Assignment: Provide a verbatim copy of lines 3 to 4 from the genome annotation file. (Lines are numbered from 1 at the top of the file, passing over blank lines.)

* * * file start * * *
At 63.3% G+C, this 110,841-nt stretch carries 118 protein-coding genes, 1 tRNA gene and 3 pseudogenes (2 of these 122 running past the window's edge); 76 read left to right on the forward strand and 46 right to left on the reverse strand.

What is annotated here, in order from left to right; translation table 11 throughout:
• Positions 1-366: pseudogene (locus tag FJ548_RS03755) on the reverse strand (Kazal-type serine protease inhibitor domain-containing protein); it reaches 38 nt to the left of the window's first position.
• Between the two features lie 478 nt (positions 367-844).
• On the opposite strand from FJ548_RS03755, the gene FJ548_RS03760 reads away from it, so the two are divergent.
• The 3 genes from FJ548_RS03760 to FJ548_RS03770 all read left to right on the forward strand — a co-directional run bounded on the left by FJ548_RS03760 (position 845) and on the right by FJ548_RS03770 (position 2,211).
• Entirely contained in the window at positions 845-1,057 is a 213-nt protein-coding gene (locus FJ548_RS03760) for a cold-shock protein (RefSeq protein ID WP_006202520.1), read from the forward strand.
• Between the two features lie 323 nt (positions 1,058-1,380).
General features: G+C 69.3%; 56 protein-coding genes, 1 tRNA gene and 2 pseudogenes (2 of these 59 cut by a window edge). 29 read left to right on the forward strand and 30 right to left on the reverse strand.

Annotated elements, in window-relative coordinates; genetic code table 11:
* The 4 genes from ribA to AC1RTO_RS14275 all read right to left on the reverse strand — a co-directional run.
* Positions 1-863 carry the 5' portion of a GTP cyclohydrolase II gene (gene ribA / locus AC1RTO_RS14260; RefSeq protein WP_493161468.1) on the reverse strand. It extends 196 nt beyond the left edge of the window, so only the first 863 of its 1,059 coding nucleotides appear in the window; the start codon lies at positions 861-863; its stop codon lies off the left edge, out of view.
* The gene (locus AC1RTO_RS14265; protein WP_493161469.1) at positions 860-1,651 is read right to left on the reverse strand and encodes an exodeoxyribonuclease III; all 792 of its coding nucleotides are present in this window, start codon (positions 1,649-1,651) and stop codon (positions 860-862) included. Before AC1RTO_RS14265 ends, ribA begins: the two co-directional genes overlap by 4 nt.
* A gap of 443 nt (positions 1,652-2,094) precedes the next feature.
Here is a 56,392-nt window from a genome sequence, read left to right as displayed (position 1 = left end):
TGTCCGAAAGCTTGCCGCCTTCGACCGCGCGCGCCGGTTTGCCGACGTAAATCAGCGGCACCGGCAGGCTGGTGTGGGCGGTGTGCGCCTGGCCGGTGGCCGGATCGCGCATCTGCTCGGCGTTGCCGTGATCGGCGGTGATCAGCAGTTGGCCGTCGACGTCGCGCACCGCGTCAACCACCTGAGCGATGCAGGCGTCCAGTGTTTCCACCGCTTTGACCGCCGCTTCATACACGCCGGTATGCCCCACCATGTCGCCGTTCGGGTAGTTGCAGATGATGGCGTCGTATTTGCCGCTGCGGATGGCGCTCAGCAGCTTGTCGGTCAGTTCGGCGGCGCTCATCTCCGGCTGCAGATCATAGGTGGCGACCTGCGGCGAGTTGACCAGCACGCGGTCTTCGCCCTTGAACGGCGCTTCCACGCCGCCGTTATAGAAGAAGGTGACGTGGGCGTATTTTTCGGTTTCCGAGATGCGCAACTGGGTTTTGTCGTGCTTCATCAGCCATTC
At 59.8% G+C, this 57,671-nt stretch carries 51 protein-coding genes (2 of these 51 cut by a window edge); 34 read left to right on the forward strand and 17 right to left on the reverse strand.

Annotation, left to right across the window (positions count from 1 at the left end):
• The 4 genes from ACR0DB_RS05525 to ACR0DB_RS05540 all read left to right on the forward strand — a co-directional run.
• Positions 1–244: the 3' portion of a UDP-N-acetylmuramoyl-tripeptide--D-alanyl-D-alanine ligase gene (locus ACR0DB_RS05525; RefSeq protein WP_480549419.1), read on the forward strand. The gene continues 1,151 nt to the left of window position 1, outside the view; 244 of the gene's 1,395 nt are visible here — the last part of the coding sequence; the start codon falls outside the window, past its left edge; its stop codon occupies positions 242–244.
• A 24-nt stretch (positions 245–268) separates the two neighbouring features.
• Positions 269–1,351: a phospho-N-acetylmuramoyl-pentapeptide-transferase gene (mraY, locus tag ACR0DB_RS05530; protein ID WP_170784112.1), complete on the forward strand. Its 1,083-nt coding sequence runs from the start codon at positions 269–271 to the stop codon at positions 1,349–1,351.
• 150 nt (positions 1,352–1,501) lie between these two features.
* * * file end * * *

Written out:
• Positions 1-366: pseudogene (locus tag FJ548_RS03755) on the reverse strand (Kazal-type serine protease inhibitor domain-containing protein); it reaches 38 nt to the left of the window's first position.
• Between the two features lie 478 nt (positions 367-844).